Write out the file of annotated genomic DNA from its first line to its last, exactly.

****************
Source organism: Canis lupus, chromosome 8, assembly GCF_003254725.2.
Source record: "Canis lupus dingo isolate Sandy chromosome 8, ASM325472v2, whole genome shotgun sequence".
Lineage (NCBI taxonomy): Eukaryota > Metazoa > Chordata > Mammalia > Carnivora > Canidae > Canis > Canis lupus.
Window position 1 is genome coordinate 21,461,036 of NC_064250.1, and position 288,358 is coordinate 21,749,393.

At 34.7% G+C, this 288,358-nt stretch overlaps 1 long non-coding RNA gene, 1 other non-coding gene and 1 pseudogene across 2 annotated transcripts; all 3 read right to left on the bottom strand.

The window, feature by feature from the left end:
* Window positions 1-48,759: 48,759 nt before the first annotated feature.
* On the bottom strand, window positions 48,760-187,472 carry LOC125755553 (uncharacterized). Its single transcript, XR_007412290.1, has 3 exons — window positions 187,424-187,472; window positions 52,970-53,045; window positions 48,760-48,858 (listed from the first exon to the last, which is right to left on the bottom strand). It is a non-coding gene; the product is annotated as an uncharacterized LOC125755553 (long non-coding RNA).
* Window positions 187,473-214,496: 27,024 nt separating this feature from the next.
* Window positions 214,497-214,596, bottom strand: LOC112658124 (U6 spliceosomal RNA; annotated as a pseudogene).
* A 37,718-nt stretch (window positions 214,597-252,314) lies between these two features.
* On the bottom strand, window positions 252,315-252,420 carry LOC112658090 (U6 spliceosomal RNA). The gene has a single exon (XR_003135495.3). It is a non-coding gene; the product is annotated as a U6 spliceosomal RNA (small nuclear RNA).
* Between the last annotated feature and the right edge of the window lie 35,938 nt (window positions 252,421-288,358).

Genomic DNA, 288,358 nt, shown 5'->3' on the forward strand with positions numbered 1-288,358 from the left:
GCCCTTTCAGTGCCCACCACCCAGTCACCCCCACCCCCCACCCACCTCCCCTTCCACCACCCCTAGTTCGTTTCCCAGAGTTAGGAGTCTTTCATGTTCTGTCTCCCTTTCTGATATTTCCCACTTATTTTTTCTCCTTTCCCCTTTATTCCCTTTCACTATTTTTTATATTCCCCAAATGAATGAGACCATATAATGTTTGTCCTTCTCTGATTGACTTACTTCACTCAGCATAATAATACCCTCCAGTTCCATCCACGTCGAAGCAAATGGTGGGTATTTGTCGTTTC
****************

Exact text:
Source organism: Canis lupus, chromosome 8, assembly GCF_003254725.2.
Source record: "Canis lupus dingo isolate Sandy chromosome 8, ASM325472v2, whole genome shotgun sequence".
Lineage (NCBI taxonomy): Eukaryota > Metazoa > Chordata > Mammalia > Carnivora > Canidae > Canis > Canis lupus.
Window position 1 is genome coordinate 21,461,036 of NC_064250.1, and position 288,358 is coordinate 21,749,393.

At 34.7% G+C, this 288,358-nt stretch overlaps 1 long non-coding RNA gene, 1 other non-coding gene and 1 pseudogene across 2 annotated transcripts; all 3 read right to left on the bottom strand.

The window, feature by feature from the left end:
* Window positions 1-48,759: 48,759 nt before the first annotated feature.
* On the bottom strand, window positions 48,760-187,472 carry LOC125755553 (uncharacterized). Its single transcript, XR_007412290.1, has 3 exons — window positions 187,424-187,472; window positions 52,970-53,045; window positions 48,760-48,858 (listed from the first exon to the last, which is right to left on the bottom strand). It is a non-coding gene; the product is annotated as an uncharacterized LOC125755553 (long non-coding RNA).
* Window positions 187,473-214,496: 27,024 nt separating this feature from the next.
* Window positions 214,497-214,596, bottom strand: LOC112658124 (U6 spliceosomal RNA; annotated as a pseudogene).
* A 37,718-nt stretch (window positions 214,597-252,314) lies between these two features.
* On the bottom strand, window positions 252,315-252,420 carry LOC112658090 (U6 spliceosomal RNA). The gene has a single exon (XR_003135495.3). It is a non-coding gene; the product is annotated as a U6 spliceosomal RNA (small nuclear RNA).
* Between the last annotated feature and the right edge of the window lie 35,938 nt (window positions 252,421-288,358).

Genomic DNA, 288,358 nt, shown 5'->3' on the forward strand with positions numbered 1-288,358 from the left:
GCCCTTTCAGTGCCCACCACCCAGTCACCCCCACCCCCCACCCACCTCCCCTTCCACCACCCCTAGTTCGTTTCCCAGAGTTAGGAGTCTTTCATGTTCTGTCTCCCTTTCTGATATTTCCCACTTATTTTTTCTCCTTTCCCCTTTATTCCCTTTCACTATTTTTTATATTCCCCAAATGAATGAGACCATATAATGTTTGTCCTTCTCTGATTGACTTACTTCACTCAGCATAATAATACCCTCCAGTTCCATCCACGTCGAAGCAAATGGTGGGTATTTGTCGTTTC